Yeast cytosine deaminase is an attractive candidate for anticancer gene therapy because it catalyzes the deamination of the prodrug 5-fluorocytosine to form 5-fluorouracil. We report here the crystal structure of the enzyme in complex with the inhibitor 2-hydroxypyrimidine at 1.6-A resolution. The protein forms a tightly packed dimer with an extensive interface of 1450 A2 per monomer. The inhibitor was converted into a hydrated adduct as a transition-state analog. The essential zinc ion is ligated by the 4-hydroxyl group of the inhibitor together with His62, Cys91, and Cys94 from the protein. The enzyme shares similar active-site architecture to cytidine deaminases and an unusually high structural homology to 5-aminoimidazole-4-carboxamide-ribonucleotide transformylase and thereby may define a new superfamily. The unique C-terminal tail is involved in substrate specificity and also functions as a gate controlling access to the active site. The complex structure reveals a closed conformation, suggesting that substrate binding seals the active-site entrance so that the catalytic groups are sequestered from solvent. A comparison of the crystal structures of the bacterial and fungal cytosine deaminases provides an elegant example of convergent evolution, where starting from unrelated ancestral proteins, the same metal-assisted deamination is achieved through opposite chiral intermediates within distinctly different active sites.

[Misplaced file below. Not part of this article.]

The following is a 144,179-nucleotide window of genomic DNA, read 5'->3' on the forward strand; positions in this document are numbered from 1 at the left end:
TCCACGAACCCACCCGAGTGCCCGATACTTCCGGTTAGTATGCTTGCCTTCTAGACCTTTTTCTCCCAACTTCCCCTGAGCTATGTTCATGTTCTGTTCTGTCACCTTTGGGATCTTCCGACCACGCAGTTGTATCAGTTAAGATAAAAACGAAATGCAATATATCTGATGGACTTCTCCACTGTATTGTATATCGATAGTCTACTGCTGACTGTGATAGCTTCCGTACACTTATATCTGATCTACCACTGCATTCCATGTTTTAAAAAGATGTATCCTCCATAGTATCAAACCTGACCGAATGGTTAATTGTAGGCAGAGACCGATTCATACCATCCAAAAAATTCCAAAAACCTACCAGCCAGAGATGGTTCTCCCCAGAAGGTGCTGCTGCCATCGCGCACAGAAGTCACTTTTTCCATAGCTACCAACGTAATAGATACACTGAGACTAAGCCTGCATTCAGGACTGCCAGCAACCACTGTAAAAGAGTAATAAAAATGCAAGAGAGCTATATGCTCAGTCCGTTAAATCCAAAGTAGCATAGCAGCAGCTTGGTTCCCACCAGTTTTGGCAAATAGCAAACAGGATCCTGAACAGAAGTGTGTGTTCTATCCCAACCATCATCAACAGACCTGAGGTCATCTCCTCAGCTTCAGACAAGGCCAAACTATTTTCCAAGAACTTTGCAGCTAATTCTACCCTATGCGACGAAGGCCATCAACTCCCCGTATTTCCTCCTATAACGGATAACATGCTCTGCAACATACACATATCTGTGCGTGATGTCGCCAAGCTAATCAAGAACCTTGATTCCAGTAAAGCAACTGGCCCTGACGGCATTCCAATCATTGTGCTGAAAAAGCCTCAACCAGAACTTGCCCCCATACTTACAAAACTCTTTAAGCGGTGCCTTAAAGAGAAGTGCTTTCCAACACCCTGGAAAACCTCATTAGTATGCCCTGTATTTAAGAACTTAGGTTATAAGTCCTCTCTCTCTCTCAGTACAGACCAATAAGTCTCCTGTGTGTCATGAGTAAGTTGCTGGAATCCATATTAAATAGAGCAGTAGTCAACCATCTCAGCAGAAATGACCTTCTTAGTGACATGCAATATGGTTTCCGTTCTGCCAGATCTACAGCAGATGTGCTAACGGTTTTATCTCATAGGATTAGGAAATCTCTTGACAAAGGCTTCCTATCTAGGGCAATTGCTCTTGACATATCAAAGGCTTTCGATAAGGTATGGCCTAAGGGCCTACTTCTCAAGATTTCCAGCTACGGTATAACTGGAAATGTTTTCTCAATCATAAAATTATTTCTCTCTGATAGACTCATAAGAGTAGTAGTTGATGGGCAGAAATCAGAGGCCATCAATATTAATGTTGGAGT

Selected figure(s)  
Figure 1.
FIG. 1. Structure of yeast CD. A, stereo view of the monomer, which is a three-layered / / structure with a central -sheet sandwiched on either side by -helices. The tightly bound zinc ion is shown as a magenta sphere with its ligands and the inhibitor (3,4-dihydrouracil (DHU)) as ball-and-stick representations. B, the dimer has one monomer colored in red (helices) and green (strands), whereas the other is colored in magenta (helices) and blue (strands). The zinc ions are shown as yellow spheres.
Figure 3.